Kenya athletes threaten boycott over tax

 
Wesley Korir of Kenya, the winner of the Boston 2012 marathon

Related Stories

Some of Kenya's top athletes have threatened to stop representing their nation at international competitions like the Olympics over new tax laws.

Wesley Korir, an MP and former Boston marathon winner, said athletes would end up paying tax twice as they already pay tax on their winnings abroad.

Addressing a forum of athletes in Eldoret, he said athletes only pocket about 15% of their earnings.

The move could also see many athletes changing nationality, he said.

Kenya is home to some of the world's best middle- and long-distance runners.

The Kenya Revenue Authority (KRA) wants prize-winning athletes to pay the top rate of tax - 30% - on their earnings from this month.

'Exodus'

But addressing the meeting at the University of Eldoret grounds in Kenya's Rift Valley, Mr Korir said the authorities should see the athletes as an asset.

Start Quote

Florence Kiplagat

If this matter goes on like this, I will defect to another country which will appreciate my effort”

End Quote Florence Kiplagat Kenyan long-distance runner

"The breakdown for taxation and deductions is as follows: 30 to 35% for the country of origin, 15% for the agent, 10% for the manager, and now the KRA wants to add salt to injury by slapping a 30% tax of that amount," the Reuters news agency quoted him as saying.

"On behalf of the athletes, I say no - we say no taxation," he said to applause, a Kenyan TV report shows.

"When these athletes will stop going to the track to run, in the Olympics or the World Championships, that's when the importance of an athlete will be felt."

Other countries tended to reward their athletes - and these punitive measures could have long-reaching consequences, the MP said.

"Qatar pays Olympic medal in dollars… we are sounding the alarm that KRA may trigger a massive athletes' exodus," Kenya's Daily Nation newspaper quoted him as saying.

Florence Kiplagat, a two-time world champion, agreed, Reuters reports.

"If this matter goes on like this, I will defect to another country which will appreciate my effort," she said.

"We are taxed abroad. Then we invest our remaining earnings here although the government does nothing to support us. We work hard to give this nation a positive image abroad yet we get nothing in return."

Several high profile Kenyan runners have already switched their nationalities in recent years.

Tax has put other sports stars off running in some countries, like Jamaican sprinter Usain Bolt.

He only appears at events in the UK when the government gives a tax exemption, as the country not only taxes earnings, but also taxes a proportion of an athlete's global sponsorship income.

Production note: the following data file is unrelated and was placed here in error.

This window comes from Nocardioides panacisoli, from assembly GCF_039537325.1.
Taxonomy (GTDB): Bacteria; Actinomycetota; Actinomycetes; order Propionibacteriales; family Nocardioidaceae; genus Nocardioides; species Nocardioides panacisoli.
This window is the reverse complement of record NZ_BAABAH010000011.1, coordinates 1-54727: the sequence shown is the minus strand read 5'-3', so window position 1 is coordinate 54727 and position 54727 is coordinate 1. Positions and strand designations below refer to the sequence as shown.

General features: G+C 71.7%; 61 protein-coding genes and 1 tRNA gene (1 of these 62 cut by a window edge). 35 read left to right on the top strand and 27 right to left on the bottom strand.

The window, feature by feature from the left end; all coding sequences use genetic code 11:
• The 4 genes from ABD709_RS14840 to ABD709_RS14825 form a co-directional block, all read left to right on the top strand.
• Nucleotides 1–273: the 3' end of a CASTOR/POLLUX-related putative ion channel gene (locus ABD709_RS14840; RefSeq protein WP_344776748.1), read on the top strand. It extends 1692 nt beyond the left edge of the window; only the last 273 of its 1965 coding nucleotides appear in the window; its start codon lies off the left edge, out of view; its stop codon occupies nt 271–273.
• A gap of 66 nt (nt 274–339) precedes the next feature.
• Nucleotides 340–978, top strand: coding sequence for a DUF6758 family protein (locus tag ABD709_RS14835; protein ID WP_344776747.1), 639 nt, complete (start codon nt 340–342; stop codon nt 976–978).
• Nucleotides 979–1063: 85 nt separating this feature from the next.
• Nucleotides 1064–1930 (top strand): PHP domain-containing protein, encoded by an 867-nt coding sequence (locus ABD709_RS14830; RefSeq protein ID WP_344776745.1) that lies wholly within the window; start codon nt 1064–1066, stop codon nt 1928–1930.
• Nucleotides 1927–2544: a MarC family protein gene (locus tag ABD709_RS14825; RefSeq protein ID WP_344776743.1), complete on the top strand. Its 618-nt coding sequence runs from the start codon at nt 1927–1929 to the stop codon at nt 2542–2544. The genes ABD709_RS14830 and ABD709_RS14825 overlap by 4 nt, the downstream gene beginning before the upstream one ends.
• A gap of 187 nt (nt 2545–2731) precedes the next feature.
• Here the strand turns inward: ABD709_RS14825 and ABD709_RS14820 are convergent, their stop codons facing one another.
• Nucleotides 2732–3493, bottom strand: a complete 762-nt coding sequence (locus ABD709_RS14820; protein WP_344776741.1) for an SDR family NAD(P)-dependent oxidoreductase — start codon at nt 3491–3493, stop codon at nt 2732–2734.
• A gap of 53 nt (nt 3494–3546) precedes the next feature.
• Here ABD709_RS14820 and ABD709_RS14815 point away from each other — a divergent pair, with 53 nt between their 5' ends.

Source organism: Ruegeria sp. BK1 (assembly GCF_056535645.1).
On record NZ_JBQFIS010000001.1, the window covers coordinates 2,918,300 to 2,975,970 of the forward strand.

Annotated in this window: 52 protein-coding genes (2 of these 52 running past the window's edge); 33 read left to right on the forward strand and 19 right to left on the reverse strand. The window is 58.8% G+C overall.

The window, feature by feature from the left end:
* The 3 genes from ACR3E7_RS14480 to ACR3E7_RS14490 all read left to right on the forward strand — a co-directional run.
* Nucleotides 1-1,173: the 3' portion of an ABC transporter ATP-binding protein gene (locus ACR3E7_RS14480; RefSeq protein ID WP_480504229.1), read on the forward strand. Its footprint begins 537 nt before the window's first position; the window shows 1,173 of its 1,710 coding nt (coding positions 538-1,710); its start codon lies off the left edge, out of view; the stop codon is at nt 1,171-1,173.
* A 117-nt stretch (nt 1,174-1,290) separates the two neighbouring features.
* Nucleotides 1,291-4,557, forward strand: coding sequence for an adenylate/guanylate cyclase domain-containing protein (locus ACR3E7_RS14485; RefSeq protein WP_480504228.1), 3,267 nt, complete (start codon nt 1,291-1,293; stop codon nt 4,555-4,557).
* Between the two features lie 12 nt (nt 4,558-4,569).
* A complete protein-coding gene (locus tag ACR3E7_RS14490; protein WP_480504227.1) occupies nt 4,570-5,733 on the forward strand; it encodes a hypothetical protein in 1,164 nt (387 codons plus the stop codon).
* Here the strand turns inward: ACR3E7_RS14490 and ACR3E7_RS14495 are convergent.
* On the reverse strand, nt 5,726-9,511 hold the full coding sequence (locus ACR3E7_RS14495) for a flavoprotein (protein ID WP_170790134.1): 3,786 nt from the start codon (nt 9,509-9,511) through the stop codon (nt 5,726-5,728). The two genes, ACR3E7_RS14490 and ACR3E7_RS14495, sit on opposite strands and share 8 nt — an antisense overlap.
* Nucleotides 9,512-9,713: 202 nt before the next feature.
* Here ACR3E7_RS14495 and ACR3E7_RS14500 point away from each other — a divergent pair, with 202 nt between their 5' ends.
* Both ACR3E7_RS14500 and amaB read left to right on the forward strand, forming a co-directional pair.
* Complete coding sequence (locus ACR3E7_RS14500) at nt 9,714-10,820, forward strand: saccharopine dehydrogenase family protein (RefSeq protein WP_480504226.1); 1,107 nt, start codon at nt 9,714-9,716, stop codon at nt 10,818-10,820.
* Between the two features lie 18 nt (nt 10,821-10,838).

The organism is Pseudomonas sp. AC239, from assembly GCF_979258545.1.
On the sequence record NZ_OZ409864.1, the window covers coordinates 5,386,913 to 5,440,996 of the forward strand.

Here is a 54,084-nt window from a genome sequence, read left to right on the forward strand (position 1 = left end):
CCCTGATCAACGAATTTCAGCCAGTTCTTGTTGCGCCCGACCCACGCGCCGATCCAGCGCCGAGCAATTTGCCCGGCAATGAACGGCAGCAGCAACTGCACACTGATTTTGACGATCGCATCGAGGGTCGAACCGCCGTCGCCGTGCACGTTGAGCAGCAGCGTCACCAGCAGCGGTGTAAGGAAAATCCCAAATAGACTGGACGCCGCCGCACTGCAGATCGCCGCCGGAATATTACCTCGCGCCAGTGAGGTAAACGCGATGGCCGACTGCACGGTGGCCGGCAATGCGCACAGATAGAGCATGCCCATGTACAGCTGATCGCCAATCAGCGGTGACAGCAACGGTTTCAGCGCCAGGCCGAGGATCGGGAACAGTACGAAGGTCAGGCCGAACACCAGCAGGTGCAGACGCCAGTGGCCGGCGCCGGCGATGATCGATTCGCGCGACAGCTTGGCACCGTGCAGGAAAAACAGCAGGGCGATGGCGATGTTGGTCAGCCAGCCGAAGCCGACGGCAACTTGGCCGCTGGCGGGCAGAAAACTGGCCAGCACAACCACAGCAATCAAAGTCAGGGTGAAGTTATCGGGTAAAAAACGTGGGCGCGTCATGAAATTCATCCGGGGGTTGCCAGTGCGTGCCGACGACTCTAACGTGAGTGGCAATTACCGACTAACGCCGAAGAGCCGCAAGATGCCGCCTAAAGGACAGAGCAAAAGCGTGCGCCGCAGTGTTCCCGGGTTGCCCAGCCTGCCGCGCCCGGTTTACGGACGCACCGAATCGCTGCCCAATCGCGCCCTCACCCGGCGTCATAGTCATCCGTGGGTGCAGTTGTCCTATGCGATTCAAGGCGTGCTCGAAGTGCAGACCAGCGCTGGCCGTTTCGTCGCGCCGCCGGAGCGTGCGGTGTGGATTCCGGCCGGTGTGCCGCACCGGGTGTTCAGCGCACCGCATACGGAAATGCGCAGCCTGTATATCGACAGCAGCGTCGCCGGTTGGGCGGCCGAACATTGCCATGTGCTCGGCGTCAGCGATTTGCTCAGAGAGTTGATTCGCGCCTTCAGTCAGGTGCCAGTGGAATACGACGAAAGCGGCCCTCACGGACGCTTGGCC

More on This Story

Related Stories

The BBC is not responsible for the content of external Internet sites

Comments

This entry is now closed for comments

Jump to comments pagination
 
  • rate this
    -5

    Comment number 39.

    Let them have their money. Their 'shelf life' is limited and they are not exactly wealthy by footballer standards.

  • rate this
    +2

    Comment number 37.

    You have to wonder why the Kenyan authorities have done this. The total gross contribution to the national coffers from this athletics tax is so small that it smacks of being a personal penalty for being internationally good at something.
    Also, in the light of the pay increases that the Kenyan political class have recently awarded themselves it looks decidedly shabby.

  • rate this
    +8

    Comment number 18.

    These people are some of the highest paid Kenyans, yet they do not want to pay taxes?

    Your fellow countrymen with salaries as low as 100 pounds a month have to pay income tax!

    Terrible sense of entitlement.

  • rate this
    0

    Comment number 12.

    Kenyan government should first consider building more facilities and supporting these athletes with salaries and even small stipend when they are starting off. Just going for their money with zero support is pure greed and will never work.

 
 

More Africa stories

RSS

Features

BBC © 2014 The BBC is not responsible for the content of external sites. Read more.

This page is best viewed in an up-to-date web browser with style sheets (CSS) enabled. While you will be able to view the content of this page in your current browser, you will not be able to get the full visual experience. Please consider upgrading your browser software or enabling style sheets (CSS) if you are able to do so.